I came home the other day and was greeted by a piece of paper on our dining table, with what looked like a lovely poem on it.
The instruction on the top of the page, stating “Please let Spud memorise the poem for her graduation” caught my attention:
6 chunks of verses, 24 sentences, plenty of words…all for a 4-going-5 year old to memorise and recite on her graduation day. I gave Silver Bullet “the look” as I gleaned through the poem, clumsily stumbling over “of perfect pictures puzzle paths” in trying to recite it in my head. He acknowledged and confirmed in response to my look – Spud just has to memorise ALL.OF.IT.
Do we now really need to drill our daughter and expect her to memorise the whole thing? Isn’t that a little crazy? Not that we wouldn’t cooperate, but 6 chunks of poetry? It’s kind of a bit much to ask from a 4-going-5 year old, no? For the life of me, I can’t even read out some of the sentences coherently!
Or, do we just”faith-in-out”; believing that no matter what, this little child can memorise all that, as long as we put in the effort and help along? Because, after all, children at this age are sponges, no? They can take in anything! And if the child can’t do it, then we are not being the model, good parents.
I rolled my eyes as I debated the 2 perspectives in my head. It’s a Thai thing, isn’t it? Damn the education system.
My gut went along with the first: Screw being the model parents! It’s kind of ridiculous to be memorising all of THAT. The last thing I want to do is D.R.I.L.L my kids to learn the words for several hours a day, 7x a week for 3 weeks just so we could applaud and marvel at how great and talented this child is in front of other 100 parents to gawk at.
At this age, I would rather push her to play with mud, run around like a maniac and let her observe the caterpillars turn into butterflies with all of her Little Ponies in tow (Spud’s obsessed with them now), rather than being cooped up to memorise all those lovely lines! I wouldn’t even have minded if she pulls a Calvin & Hobbes on me.
But we had to go along. We took it as easy as we could, and see how Spud does. Of course we could make it fun for her! Duh. Do a sing-a-long or whatever that could help her memorise. Only we are terrible at singing.
Still! It’s not like she has to do 2 verses only; that would still be doable. But she has got to do all SIX! and while Spud has already nailed the first chunk herself (bless her!), she still does have quite a bit of trouble trying to remember the rest in sequence.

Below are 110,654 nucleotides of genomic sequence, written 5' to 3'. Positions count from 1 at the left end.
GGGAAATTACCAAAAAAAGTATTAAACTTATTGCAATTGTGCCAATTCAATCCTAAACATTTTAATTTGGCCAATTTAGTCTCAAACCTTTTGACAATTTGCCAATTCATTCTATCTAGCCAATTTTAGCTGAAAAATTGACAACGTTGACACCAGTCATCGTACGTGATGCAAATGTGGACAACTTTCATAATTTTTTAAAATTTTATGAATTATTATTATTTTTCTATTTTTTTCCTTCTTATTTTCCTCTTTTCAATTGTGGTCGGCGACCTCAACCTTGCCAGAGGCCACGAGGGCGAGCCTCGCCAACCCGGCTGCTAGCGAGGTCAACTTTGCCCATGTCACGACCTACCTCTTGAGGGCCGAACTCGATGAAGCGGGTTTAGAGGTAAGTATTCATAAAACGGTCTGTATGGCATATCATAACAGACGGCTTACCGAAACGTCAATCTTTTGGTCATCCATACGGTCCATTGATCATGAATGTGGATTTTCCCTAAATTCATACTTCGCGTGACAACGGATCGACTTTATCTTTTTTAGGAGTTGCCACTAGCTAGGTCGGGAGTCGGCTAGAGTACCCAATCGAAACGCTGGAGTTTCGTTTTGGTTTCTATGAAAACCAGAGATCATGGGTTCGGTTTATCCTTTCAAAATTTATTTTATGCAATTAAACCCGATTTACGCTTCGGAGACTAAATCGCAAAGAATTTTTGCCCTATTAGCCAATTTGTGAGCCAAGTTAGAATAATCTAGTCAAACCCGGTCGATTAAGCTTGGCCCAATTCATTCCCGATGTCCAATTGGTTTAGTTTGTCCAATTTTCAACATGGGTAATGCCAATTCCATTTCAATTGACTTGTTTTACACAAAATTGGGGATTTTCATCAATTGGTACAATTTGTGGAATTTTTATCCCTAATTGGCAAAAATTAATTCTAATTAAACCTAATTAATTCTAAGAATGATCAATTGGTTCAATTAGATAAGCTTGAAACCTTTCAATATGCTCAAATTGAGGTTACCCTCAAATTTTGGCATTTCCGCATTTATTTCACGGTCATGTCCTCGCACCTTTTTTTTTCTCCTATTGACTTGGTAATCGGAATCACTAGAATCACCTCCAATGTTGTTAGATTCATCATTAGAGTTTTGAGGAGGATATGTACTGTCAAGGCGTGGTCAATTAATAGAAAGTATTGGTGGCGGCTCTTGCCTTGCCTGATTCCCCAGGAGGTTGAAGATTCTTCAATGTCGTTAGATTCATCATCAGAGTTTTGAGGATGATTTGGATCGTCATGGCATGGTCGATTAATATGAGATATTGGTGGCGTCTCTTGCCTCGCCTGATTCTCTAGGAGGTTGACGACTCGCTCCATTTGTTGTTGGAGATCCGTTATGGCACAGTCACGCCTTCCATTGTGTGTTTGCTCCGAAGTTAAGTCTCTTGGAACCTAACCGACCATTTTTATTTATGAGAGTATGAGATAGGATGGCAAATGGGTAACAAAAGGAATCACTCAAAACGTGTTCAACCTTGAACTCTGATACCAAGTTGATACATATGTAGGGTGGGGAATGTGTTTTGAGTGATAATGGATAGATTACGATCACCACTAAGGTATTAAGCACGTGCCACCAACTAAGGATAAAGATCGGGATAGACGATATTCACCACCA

She was, as I observed, getting extremely frustrated. We took it bit by bit when she didn’t want to push on. It has been a slow process. And I can’t blame her. She’s has other better things to do.
Yesterday, she came home with another note from the teacher. This time, there were highlighted lines with the different kids’ names next to it. It appears that they now have broken it down for each of the kids to do only several lines. Now, Spud has to do 2 lines and the last chunk is to be recited by everyone.
Hah! I guess they eventually realised that it would be a feat for the kids to remember all of it. Who would have guessed. This looks more reasonable to me.
I thought that it was a shame that Spud didn’t get to do the first few lines and only because she has already memorised that bit. If so, that would have made it much easier on us as we didn’t have to do anything more for it. Yes, we are that lazy. At least I am, because I never liked memorising things.
I remember things better by doing. Learning things by hard has never been something I have been very good at. I hate it to the core! Loathe it! You memorise to puke it out, then you forget. Why bother! As a child of rote-learning and memorising shit to death during my school years, I think it’s cruel to impose such things on a child. I don’t have photographic memory and I have some deep-seated sentiments to this whole memorising by heart thing.
In my opinion, kids need to learn by doing, and, having fun while at it, too. Spud was getting frustrated and for an event that was supposed to be fun for kids her age, she was not having fun at all.
And that’s a little concerning. She has her whole life ahead of her to get serious; now is just not the time yet.
What also bothered me was the fact that Spud, a few weeks ago, shared that the teachers told her that those who didn’t do well in the rehearsals or couldn’t remember, get punished. The word “rehearsals” didn’t register then, as there has not been discussions on a recurring rehearsal. I didn’t even realise that she was probably referring to this memorising thingie.
Plus, when I probed, she shrugged it off and rattled on about other things. While I did feel a little perturbed on the subject of 4-5 years old being “punished for not doing well in rehearsals and forgetting their lines”, I kept the thoughts to myself. Perhaps Spud has an over-active imagination.
So I’m glad the teachers came to their senses. It only makes sense.
Yes, the poem is nice. I actually like it. To her teachers, I really do think that they have done a stellar job so far in getting the kids to where they are now. But, really, these kids are only young once. Tell them that it’s OK to mess up and let them experience that learning is fun. They should not be “punished” for not being perfect in rehearsals.
Let them find that fondant hills and a world full of thrills. Let them explore in clouds of thick eclair.
Giving them a challenge to remember a few lines or even a few chunks of verses are OK; just don’t make them memorise the whole darn thing! At least not at their age now, maybe in 5 more years.
Besides, it is only a kindergarten graduation. It’s like a pretend graduation and it doesn’t have to be all perfect.